Perkse added that he believes “people are sick of the polarizing politics that we’ve seen with Michele Bachmann, and I think we’re just going to get more of the same with Tom Emmer. If you take a look at his past record of what he’s done in the state legislature, and you take a look at the things he’s said, (he’s) very similar in being on that right side with the Tea Party.”
First, it’s clear that Perske’s only hope of getting elected is in a) turning Tom Emmer into the biggest boogeyman this side of the Koch Brothers and b) getting voters to ignore what’s important to them.
Perske needs three other things to happen to win. He needs to have an instant name ID bomb to go off in the Sixth so people south of St. Cloud know who he is. At the moment, his name ID in Andover, Annandale, Anoka, Becker, Big Lake, Clear Lake and Clearwater is on a par with my name ID in those cities.
I’m pretty certain my name ID is virtually non-existent in those cities. Welcome to the club, Joe.
Another thing Perske needs is a mass cash infusion so he can at least run enough ads so people in Big Lake and Clearwater know who he is. (Perske should forget about becoming known in the south Metro part of the district.)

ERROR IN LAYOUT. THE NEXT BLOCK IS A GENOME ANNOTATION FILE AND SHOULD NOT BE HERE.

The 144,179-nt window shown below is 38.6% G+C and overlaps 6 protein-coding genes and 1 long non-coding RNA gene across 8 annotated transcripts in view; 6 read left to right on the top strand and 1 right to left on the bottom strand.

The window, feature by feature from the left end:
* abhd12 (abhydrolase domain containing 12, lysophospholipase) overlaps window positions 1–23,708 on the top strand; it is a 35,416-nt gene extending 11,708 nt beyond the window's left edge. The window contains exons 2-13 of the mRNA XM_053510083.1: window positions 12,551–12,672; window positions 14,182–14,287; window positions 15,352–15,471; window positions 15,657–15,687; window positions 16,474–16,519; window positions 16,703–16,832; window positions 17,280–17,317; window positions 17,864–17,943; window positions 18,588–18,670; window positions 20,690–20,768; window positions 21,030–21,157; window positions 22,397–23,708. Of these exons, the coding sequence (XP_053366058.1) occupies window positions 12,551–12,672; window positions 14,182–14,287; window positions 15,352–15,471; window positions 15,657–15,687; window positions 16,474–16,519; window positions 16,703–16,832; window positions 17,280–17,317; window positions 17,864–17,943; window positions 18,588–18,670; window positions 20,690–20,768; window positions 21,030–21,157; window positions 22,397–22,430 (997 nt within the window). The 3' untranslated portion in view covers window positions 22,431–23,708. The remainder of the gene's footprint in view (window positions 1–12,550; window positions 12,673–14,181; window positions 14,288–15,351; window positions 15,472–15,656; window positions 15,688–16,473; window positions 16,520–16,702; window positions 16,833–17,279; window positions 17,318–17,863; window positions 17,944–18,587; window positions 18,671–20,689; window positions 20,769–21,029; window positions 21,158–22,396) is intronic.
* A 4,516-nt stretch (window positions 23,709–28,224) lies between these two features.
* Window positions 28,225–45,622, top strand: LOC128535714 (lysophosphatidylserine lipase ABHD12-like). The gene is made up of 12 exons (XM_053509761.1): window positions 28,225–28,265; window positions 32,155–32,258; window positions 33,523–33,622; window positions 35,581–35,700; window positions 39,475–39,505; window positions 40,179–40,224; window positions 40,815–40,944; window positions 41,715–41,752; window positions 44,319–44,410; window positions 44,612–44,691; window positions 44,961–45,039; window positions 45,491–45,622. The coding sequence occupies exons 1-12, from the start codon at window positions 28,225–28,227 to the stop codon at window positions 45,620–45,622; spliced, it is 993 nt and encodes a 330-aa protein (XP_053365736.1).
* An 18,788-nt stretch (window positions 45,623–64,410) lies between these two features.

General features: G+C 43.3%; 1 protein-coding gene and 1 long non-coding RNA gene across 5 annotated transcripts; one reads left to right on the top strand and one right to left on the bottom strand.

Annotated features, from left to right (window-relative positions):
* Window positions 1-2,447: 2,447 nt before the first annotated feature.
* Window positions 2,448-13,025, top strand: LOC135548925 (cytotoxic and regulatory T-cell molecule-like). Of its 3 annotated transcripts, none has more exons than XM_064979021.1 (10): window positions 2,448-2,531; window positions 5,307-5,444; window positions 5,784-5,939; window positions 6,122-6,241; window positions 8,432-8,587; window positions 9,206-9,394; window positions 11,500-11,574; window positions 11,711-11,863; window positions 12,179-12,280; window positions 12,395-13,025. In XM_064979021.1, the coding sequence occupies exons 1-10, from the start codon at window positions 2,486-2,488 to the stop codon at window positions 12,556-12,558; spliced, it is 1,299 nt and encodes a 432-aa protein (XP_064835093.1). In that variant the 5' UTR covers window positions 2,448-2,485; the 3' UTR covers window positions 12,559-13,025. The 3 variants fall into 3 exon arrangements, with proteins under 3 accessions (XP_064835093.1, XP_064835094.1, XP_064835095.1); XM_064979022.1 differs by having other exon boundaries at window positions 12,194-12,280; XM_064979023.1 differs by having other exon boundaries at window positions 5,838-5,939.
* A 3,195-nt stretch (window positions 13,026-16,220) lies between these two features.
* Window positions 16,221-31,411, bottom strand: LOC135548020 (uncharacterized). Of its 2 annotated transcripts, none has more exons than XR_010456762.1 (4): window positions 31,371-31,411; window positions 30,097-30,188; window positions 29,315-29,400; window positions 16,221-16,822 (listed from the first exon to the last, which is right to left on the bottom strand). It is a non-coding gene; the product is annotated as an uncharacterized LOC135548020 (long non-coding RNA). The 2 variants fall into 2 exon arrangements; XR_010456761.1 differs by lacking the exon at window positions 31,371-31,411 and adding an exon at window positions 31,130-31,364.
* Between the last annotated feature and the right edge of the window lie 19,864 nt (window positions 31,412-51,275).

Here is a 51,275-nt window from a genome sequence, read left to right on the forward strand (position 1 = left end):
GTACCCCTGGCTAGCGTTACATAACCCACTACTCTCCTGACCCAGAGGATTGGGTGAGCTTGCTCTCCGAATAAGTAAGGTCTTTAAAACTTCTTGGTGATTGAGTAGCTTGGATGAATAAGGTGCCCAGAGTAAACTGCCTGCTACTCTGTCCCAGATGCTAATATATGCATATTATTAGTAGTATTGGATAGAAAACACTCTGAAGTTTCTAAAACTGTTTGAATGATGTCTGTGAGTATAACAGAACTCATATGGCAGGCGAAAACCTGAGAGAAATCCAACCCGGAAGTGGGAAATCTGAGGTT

Finally, to be competitive, Perske needs the Sixth to become much more moderate between now and election day. Since that ain’t happening, Perske should accept the fact that he’s gonna get beaten like a drum.
Emmer’s team is working hard. They’re showing up at all the right events. They’re having discussions with all the right people. They’ve got a great GOTV operation.
Most importantly, Emmer’s team has something that Perske doesn’t have. Specifically, they’ve got a candidate who’s a great fit for the Sixth.
In 2010, Tarryl Clark had a well-financed campaign. Michele beat her by 13 points. This year, Perske is woefully underfunded in a year that’s likely to be another good year for the MNGOP.
The likely outcome is Emmer beating Perske like a drum.
This LTE is just another helping of DFL gibberish:
Joe Perske, who is a candidate for the 6th Congressional District, is the kind of person we need to represent us in Washington.
Joe has worked in local politics for the past 10 years and has advocated diligently for workers and families in this area. He has an incredible gift of being able to relate to people from all walks of life. He has the integrity we are lacking in Washington today.